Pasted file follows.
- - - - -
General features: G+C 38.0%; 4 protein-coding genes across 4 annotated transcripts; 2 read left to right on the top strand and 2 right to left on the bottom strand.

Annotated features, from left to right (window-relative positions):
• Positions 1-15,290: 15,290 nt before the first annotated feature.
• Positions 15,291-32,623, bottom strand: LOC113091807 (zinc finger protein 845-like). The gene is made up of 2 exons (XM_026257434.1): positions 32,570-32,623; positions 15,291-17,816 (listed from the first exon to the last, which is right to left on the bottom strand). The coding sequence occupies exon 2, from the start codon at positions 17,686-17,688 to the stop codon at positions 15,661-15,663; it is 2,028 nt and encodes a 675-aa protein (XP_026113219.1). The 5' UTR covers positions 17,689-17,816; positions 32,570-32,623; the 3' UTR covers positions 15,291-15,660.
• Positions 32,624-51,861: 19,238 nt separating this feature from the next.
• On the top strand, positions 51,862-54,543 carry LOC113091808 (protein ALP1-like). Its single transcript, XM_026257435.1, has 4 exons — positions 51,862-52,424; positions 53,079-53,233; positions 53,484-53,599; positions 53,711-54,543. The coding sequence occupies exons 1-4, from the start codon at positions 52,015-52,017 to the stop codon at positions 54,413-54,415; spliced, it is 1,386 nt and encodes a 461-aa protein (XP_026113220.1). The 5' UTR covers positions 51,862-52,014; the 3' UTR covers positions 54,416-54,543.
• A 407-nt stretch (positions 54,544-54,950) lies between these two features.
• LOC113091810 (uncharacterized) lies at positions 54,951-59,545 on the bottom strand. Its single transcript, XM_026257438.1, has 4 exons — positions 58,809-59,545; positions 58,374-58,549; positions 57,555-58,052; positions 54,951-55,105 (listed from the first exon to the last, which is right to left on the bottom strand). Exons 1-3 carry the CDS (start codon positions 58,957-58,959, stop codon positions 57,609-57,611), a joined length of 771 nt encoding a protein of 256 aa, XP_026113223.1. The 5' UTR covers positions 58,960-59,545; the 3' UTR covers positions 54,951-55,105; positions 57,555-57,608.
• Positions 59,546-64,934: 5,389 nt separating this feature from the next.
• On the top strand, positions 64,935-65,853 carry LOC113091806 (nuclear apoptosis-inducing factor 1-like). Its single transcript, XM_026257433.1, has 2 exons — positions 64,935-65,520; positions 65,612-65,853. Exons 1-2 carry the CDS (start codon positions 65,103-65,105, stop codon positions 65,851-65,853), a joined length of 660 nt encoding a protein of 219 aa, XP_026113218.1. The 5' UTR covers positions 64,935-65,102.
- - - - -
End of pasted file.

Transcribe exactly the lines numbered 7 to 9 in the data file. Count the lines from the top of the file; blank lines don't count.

• A 407-nt stretch (positions 54,544-54,950) lies between these two features.
• LOC113091810 (uncharacterized) lies at positions 54,951-59,545 on the bottom strand. Its single transcript, XM_026257438.1, has 4 exons — positions 58,809-59,545; positions 58,374-58,549; positions 57,555-58,052; positions 54,951-55,105 (listed from the first exon to the last, which is right to left on the bottom strand). Exons 1-3 carry the CDS (start codon positions 58,957-58,959, stop codon positions 57,609-57,611), a joined length of 771 nt encoding a protein of 256 aa, XP_026113223.1. The 5' UTR covers positions 58,960-59,545; the 3' UTR covers positions 54,951-55,105; positions 57,555-57,608.
• Positions 59,546-64,934: 5,389 nt separating this feature from the next.